September Morning, Mexico City


A dog the color of strong tea
joins me like an old friend,
then takes a corner.
Rainscrubbed leaves,
the lucid greens of succulents,
trees, vines, shrubs, specked
and caped with every color,
tangerine, raspberry, watermelon,
undersea dream sky,
wispy amethysts, my feet crush them,
fresh gashes prick my eyes. Stones—
cream, rose, ash, pitch—bask,
vibrant equanimity. Smoky doves
slope on high sprung branches.

Old church almost empty,
almost quiet.
A small deft man vacuums
the dusty echoes of hesitant
voices, meager room by room,
a few steps down the aisle
another room, dusky buildings
edged on the ample white nave.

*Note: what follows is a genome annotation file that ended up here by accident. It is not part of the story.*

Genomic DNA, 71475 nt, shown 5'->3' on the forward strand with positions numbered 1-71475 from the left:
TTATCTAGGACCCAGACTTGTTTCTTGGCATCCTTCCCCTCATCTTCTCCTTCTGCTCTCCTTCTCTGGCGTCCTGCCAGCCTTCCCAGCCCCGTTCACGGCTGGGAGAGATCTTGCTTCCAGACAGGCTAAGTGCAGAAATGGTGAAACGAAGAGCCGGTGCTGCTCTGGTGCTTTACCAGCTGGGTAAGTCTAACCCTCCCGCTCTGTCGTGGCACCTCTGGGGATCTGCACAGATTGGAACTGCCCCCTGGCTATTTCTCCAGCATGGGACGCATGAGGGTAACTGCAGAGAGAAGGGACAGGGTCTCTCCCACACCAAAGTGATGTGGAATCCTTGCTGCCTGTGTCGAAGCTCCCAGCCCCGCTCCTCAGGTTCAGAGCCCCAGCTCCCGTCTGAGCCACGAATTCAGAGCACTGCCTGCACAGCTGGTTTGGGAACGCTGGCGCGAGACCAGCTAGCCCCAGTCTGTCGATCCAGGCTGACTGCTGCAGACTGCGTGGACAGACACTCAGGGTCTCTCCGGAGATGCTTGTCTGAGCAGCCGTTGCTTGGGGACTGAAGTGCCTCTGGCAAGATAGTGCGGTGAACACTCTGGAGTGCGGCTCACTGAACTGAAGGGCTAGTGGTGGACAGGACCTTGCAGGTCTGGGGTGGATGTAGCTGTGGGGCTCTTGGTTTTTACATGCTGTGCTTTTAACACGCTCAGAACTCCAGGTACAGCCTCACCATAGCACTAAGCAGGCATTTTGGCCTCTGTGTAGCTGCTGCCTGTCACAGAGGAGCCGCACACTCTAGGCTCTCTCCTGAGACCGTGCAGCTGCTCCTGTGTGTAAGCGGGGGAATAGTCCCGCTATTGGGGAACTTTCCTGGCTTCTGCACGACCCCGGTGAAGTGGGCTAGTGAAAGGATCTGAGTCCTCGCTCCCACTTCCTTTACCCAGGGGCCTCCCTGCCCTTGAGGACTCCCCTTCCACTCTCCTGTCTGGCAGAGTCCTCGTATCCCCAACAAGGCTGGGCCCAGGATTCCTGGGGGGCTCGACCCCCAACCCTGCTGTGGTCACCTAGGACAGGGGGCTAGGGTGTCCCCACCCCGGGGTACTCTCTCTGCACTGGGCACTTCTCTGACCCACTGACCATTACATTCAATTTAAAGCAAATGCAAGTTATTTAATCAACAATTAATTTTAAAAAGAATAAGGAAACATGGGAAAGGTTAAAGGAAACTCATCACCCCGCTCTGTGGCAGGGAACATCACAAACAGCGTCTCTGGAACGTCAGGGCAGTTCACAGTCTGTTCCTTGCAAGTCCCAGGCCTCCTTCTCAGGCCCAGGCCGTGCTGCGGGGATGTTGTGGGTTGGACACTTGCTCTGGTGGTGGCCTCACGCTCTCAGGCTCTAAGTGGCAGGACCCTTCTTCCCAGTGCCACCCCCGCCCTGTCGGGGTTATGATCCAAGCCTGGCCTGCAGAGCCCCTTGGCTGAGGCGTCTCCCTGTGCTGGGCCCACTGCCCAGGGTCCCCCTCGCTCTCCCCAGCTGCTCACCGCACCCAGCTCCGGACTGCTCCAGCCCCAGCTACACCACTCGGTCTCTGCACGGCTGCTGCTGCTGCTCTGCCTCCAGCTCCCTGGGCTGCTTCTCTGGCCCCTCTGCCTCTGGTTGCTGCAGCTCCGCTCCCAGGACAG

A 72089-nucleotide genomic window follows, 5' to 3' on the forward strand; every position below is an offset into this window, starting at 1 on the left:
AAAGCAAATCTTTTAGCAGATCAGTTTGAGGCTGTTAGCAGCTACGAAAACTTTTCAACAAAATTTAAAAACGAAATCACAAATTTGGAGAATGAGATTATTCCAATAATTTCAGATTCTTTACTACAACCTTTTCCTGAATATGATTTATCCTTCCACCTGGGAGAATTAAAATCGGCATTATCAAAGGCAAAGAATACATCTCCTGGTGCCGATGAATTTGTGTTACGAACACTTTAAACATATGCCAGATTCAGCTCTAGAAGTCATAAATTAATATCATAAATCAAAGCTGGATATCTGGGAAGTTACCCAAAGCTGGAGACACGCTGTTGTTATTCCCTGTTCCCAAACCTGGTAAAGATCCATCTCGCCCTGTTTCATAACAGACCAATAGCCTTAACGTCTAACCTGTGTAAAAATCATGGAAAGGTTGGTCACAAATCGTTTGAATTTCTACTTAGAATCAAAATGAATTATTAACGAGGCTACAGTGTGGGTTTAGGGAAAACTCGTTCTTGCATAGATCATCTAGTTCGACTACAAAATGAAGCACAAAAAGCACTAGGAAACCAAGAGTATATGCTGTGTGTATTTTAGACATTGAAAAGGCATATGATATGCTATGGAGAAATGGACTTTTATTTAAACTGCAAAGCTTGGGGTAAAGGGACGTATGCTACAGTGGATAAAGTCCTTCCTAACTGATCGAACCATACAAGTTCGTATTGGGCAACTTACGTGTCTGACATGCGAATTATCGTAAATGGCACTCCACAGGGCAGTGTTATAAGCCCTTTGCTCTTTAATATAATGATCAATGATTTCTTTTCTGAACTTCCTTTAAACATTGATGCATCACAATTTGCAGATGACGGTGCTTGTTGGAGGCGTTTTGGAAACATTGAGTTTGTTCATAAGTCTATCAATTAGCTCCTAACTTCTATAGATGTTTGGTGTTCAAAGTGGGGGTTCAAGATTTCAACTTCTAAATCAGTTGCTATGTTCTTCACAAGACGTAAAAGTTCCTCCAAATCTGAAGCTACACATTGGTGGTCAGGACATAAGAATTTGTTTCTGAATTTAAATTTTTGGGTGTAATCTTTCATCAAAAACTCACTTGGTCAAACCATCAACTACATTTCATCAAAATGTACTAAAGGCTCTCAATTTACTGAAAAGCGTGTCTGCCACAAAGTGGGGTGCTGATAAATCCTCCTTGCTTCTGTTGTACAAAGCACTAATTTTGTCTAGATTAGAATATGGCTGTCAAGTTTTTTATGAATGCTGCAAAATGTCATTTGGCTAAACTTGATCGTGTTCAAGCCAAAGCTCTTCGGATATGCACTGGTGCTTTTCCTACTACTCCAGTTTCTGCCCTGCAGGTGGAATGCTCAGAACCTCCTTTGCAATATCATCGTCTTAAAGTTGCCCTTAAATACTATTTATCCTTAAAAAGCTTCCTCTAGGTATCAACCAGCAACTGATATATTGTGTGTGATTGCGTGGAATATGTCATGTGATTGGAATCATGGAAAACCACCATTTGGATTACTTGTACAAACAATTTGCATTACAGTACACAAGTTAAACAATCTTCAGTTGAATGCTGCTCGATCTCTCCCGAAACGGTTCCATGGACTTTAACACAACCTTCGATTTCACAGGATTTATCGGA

His machine glisses from nothing,
incants a husky mezzo note,
slides, diminuendo, to silence
again and again, beating
the closed heaven
of high wide stones.

Before my eyes, that faltering
man, His dying gray skin, His
fresh-slashed gashes—
I do not understand.
My life hurts others. I dream,
I take their pain, I breathe it in,
I wake up, nothing changes.
I clasp hurt, draw it back,
my tensed hand takes—nothing.

The sun brushes over me,
incurious. Warmth crowns
my head. Leaves and blossoms,
seductive, languid, careless,
watch. I want to confess—
to whom, when, in what
words? I feel
the gaze of the mottled city.

Fred Maus